15 State AGs Beg Congress To Rein In Federal Regs

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Michael Bastasch Energy Editor
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A coalition of state attorneys general (AG) sent a letter to House and Senate leadership asking them to stop the Obama administration from keeping states out of the loop by using agency “guidance” documents to impose costly regulations.

“We write today to urge Congress to go further and take concrete action to ensure that federal agencies are in fact providing opportunity for notice and comment for all binding regulatory requirements, acting within their delegated authority, and always rigorously assessing the costs of their regulations,” reads a letter signed by 15 state AGs led by West Virginia AG Patrick Morrisey.

Morrisey and his colleagues are concerned federal agencies, like the Environmental Protection Agency (EPA), are using guidance documents as a way of imposing regulations, which allows agencies to issue a rule without having to consider the costs. The AGs say this violates the Administrative Procedures Act (APA).

“As the chief legal officers of our States, we are concerned that agencies often avoid compliance with the protections Congress established in the APA,” they wrote. “With seemingly increasing frequency, federal agencies are: issuing guidance documents as a way to circumvent the notice-and-comment process; regulating without statutory authority; failing to consider regulatory costs; and failing to fully consider the effect of their regulations on States and state law.”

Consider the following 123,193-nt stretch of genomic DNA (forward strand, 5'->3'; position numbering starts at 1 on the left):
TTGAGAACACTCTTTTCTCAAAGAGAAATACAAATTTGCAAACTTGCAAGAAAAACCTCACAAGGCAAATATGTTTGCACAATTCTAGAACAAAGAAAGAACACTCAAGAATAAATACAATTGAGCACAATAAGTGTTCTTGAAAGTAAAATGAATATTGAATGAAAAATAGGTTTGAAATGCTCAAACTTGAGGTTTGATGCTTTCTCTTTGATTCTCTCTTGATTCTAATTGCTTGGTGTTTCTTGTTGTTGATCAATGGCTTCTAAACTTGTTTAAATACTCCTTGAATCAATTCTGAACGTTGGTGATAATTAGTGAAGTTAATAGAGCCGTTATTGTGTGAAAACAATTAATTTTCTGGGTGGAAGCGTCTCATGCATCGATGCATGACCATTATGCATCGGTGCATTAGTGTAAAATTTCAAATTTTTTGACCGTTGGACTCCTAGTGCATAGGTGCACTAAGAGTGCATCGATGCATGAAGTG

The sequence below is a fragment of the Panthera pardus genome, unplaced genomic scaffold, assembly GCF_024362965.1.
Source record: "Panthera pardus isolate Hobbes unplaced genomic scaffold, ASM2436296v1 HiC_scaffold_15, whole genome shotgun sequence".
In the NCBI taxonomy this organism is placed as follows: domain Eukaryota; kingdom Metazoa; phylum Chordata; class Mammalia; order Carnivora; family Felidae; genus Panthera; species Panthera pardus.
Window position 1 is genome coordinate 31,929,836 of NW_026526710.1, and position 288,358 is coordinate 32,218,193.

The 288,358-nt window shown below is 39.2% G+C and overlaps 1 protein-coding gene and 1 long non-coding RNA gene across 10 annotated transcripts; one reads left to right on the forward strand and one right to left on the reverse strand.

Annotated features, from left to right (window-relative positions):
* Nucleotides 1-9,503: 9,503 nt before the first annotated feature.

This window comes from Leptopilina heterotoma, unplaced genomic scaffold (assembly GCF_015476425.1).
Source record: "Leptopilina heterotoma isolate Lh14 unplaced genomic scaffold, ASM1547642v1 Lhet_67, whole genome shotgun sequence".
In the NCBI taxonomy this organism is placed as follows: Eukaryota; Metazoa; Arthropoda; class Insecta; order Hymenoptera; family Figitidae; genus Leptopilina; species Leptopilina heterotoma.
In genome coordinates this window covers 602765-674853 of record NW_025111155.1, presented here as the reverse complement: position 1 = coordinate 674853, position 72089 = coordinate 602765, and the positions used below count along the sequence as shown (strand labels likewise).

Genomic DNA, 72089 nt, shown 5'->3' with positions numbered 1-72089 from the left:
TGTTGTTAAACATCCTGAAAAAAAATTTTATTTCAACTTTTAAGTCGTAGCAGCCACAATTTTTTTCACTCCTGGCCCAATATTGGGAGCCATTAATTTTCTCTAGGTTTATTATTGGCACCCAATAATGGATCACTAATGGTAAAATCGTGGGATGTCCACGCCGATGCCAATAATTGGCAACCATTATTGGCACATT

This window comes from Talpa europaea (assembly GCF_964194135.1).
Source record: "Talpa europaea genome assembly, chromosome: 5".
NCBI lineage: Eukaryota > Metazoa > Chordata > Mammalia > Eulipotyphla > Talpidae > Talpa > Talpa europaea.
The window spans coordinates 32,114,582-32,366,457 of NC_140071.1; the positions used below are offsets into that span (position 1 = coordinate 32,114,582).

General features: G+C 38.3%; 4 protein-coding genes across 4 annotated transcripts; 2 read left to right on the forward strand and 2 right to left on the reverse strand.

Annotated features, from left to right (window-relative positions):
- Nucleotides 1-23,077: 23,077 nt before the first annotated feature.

Morrisey and his colleagues talked about how the EPA issued guidance documents in 2010 to “accept alternative state programs to comply with the National Ambient Air Quality Standards for ozone.”

“EPA styled the document as non-binding guidance to avoid notice and comment, but the U.S. Court of Appeals for the D.C. Circuit disagreed, holding that the document was in practice a binding legislative rule that required notice and comment,” the AGs wrote.

The AGs also mentioned the 2015 Supreme Court decision striking down the EPA’s mercury rule for power plants because it failed to consider the costs it was imposing on the power sector. That rule was damaging because coal plants had already complied or been forced to shut down by the time the Supreme Court had ruled.

The Supreme Court refused to rehear the case against EPA in June when a group of states, led by Michigan, sued the agency after a lower court kept the rule in place.

The Small Business Administration (SBA) has also twice slammed the EPA for not fully considering the costs of its rules.

“We urge Congress not simply to consider legislation but to take action to ensure that agencies engage in transparent rulemaking consistent with separation of powers principles and the laws enacted by Congress,” they wrote.

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